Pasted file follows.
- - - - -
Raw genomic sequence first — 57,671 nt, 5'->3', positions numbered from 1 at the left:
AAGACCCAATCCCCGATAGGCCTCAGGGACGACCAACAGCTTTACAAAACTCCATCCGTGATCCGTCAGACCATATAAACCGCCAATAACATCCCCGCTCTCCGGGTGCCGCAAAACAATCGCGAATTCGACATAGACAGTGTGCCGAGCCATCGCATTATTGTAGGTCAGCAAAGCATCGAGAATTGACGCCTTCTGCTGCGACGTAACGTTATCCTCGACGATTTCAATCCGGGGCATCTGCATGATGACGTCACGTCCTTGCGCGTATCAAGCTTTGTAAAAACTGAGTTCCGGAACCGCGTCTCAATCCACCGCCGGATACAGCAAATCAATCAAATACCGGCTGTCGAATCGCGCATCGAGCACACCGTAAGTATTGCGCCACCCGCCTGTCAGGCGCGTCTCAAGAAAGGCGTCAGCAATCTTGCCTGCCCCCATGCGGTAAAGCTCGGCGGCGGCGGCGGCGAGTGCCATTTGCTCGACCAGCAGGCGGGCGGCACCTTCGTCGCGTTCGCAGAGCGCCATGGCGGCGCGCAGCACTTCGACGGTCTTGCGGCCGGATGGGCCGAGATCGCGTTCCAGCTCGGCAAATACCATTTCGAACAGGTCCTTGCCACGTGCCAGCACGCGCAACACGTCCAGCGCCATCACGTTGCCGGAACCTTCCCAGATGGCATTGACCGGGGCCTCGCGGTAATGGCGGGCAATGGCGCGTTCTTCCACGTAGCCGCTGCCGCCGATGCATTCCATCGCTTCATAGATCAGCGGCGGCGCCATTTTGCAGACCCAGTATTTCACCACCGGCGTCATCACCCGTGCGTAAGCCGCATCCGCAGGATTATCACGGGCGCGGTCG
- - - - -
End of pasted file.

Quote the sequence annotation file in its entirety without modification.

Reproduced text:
Raw genomic sequence first — 57,671 nt, 5'->3', positions numbered from 1 at the left:
AAGACCCAATCCCCGATAGGCCTCAGGGACGACCAACAGCTTTACAAAACTCCATCCGTGATCCGTCAGACCATATAAACCGCCAATAACATCCCCGCTCTCCGGGTGCCGCAAAACAATCGCGAATTCGACATAGACAGTGTGCCGAGCCATCGCATTATTGTAGGTCAGCAAAGCATCGAGAATTGACGCCTTCTGCTGCGACGTAACGTTATCCTCGACGATTTCAATCCGGGGCATCTGCATGATGACGTCACGTCCTTGCGCGTATCAAGCTTTGTAAAAACTGAGTTCCGGAACCGCGTCTCAATCCACCGCCGGATACAGCAAATCAATCAAATACCGGCTGTCGAATCGCGCATCGAGCACACCGTAAGTATTGCGCCACCCGCCTGTCAGGCGCGTCTCAAGAAAGGCGTCAGCAATCTTGCCTGCCCCCATGCGGTAAAGCTCGGCGGCGGCGGCGGCGAGTGCCATTTGCTCGACCAGCAGGCGGGCGGCACCTTCGTCGCGTTCGCAGAGCGCCATGGCGGCGCGCAGCACTTCGACGGTCTTGCGGCCGGATGGGCCGAGATCGCGTTCCAGCTCGGCAAATACCATTTCGAACAGGTCCTTGCCACGTGCCAGCACGCGCAACACGTCCAGCGCCATCACGTTGCCGGAACCTTCCCAGATGGCATTGACCGGGGCCTCGCGGTAATGGCGGGCAATGGCGCGTTCTTCCACGTAGCCGCTGCCGCCGATGCATTCCATCGCTTCATAGATCAGCGGCGGCGCCATTTTGCAGACCCAGTATTTCACCACCGGCGTCATCACCCGTGCGTAAGCCGCATCCGCAGGATTATCACGGGCGCGGTCG